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English producer Max Cooper has been active since the late nineties, first as a DJ, and five years later as a producer who built a staunch fan base while releasing dozens of eclectic EPs, mixes (Traum Schallplatten, Herzblut) and remixes (Hot Chip, Au Revoir Simone, Agora, Michael Nyman, and D. Eulberg). His scientific training has shown at different moments of his relationship with music: in the visual accompaniment of much of his work, which has been fundamental since his trilogy series (Harmonisch, Stochastich, Chaotisch); in his collaboration with companies that develop software for music production; and, more recently, in the creation of 4DSOUND, an atypical audio system that brings the concept of alternate reality to the world of audio, which for too long has played second fiddle to alternate visual worlds. Of Human, his latest release, and one that he’ll be presenting in our 2014 edition, Dummy Magazine wrote: “[Human] Wants you to dance and cry simultaneously, and will probably succeed in doing so”.

Fields, Max Cooper’s label
Playlist with references in Human


Behind Métrika is Diego Cevallos, one of the producers who more strongly represent electronic music made in Mexico. Given his taste in melody and his masterful passion for percussion, for subsonic bass and detailed samples, his productions have captivated English producer Damian Lazarus (Crosstown Rebels), Mikael Stavöstrand (Sunset Diskos), or Markus Lang (Einakt), among many others. Before Metrika, Diego became a reference in Mexican electronic along with Gabriel Reyna with their duo Digi + Gabo, which set definite standards and contributed to the diversification of an incipient scene –the one of dancefloor oriented music. The presence of Metrika in our next edition guarantees robust bass and a sweaty, oneiric set designed for dancing.



Daniel Lopatin is often referred to as one of the key figures in the development of vapourwave, that genre in which many have wanted to see a sort of punk for post-Internet generations, which aims to question consumerism, the eighties and new-age music. In his multiple individual and coauthored projects (KGB MAN, Ford & Lopatin, Total System Point Never, Dania Shapes, Infinity Window…), Lopatin explored the possibilities of sound to build landscapes ––always loaded with analog equipment that seems taken out of a technological nightmare. With Oneohtrix Point Never, he has taken the aural experience of his long-time followers to new territories where they can reflect upon the dark, murky side of new technologies. This project works as a soundtrack which propels our awareness of the strange familiarity we have included in our lives through the use of computers. Three years ago, OPN started to collaborate with visual artist Nate Boyce, who adds his surreal exploration of sculpture in digital environments to construct an immersive, poetic resonant performance.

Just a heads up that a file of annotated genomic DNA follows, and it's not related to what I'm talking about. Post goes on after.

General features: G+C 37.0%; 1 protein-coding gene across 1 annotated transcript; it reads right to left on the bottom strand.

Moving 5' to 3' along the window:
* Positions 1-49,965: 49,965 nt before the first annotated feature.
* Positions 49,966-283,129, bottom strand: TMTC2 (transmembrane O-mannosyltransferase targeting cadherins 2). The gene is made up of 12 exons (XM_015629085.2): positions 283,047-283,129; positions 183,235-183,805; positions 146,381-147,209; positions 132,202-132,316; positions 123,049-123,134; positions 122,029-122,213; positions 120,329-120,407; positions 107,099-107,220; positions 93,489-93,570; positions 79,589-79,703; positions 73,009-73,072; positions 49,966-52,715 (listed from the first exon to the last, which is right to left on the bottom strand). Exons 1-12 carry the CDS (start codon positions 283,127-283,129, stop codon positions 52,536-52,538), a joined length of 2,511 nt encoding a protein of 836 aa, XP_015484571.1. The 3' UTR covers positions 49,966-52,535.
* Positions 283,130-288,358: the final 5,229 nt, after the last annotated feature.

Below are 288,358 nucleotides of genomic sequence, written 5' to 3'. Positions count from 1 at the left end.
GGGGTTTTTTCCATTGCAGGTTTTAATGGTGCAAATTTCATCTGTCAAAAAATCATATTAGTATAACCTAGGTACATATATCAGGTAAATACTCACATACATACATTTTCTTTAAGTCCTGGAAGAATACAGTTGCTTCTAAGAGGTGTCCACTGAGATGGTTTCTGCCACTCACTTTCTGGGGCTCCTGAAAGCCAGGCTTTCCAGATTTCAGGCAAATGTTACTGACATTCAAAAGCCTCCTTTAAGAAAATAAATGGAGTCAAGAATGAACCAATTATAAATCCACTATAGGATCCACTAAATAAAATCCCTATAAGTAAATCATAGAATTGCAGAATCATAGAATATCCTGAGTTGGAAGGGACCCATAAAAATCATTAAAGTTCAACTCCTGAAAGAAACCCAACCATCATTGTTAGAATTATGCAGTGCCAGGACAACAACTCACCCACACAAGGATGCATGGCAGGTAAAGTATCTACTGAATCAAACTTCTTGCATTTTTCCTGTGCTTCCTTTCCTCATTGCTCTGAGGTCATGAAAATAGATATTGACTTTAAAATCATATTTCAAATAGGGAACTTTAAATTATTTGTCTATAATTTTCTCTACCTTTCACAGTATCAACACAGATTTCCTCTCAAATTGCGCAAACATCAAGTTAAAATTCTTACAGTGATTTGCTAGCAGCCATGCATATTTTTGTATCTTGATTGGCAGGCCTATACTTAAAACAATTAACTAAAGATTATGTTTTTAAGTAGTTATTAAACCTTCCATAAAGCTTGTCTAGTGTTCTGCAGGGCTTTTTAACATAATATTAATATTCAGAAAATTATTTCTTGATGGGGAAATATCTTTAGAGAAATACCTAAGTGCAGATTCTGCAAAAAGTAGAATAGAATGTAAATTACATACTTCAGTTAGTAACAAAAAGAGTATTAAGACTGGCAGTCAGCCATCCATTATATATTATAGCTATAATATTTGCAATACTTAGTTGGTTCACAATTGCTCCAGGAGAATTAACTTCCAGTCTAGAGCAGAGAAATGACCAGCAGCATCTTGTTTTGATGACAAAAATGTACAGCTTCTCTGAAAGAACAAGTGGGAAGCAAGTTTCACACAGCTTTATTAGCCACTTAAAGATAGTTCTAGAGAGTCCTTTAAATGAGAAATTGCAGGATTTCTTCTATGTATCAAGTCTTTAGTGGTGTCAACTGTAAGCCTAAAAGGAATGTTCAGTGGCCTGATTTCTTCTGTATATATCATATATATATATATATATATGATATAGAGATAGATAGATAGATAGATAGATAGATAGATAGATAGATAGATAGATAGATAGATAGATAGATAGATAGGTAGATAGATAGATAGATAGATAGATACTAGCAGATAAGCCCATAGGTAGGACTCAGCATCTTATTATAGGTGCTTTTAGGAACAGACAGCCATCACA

Entrevista para RBMA
OPN en YouTube



Anyone who has followed Pantha Du Prince’s (Hendrik Weber) latest works knows he cultivates an attraction towards the sound of bells. Black Noise’s atmospheres were rendered less oppressive, or perhaps less melancholy, thanks to the bells that tinkled here and there within the songs. Their apparitions seemed to be absolutely balanced with the depth and detail, and with the lure to dance of the formidable techno he constructs. Since The Bliss, from 2007, they already showed the glimpses of those rhythmic explorations that move in darkness. And in 2010 he would fully show the world that his interest in bells went beyond a passing fancy or an ornament to his songs: he made this clear through an album co-authored with Norwegian musicians The Bell Laboratory, an ensemble that had already gathered fame in European concert-halls for bringing with them a 50-bell bronze carillon that weighs approximately three tons. When he heard them, Weber was astounded and managed to transport one of the carillons from Denmark to Germany, in order to work on the themes that would later comprise his Elements of Light. This album, without ever losing touch with Pantha’s particular approach to sound, could also be placed near Steve Reich, Terry Riley or La Monte Young’s atmospheres. For this year’s edition, Pantha Du Prince comes in company of The Bell Laboratory. His concert is one of the festival’s highlights that will transcend its territories and reverberate, surely, within its audience’s dreams.

Pantha Du Prince & The Bell Laboratory in images
Pantha Du Prince’s website


SIETECATORCEThe year 2013 saw the rising of Marco Polo Gutierrez thanks to the spread of fame that Siete Catorce, one of his many projects, got to have. Very few remained outside the influx of his polished dance-snippets that unforgettable northern-Mexican night. His sound is deeply rooted in the all-night birthday and quinceañera parties among relatives that marked his childhood—the hours and hours of cumbia, dubstep, techno and tribal (recently reasserted by his collaboration with Erick Rincón). But it has evolved into a pristine, authentic voice capable indeed of grabbing hold of an entire dancefloor and never let go. If he whimsically comes up with the idea of turning into Den5hion (his most experimental alias) while up on the decks, he can hypnotize hoards of people and take them through unknown corners of their minds. This Mexicali producer is one of the best and most exciting things that have happened to national electronic music in the last five years; he captures the essence of the times (as he did with his second EP released by N.A.A.F.I): dark and desolate, but open to every possibility.

Siete Catorce + Trillones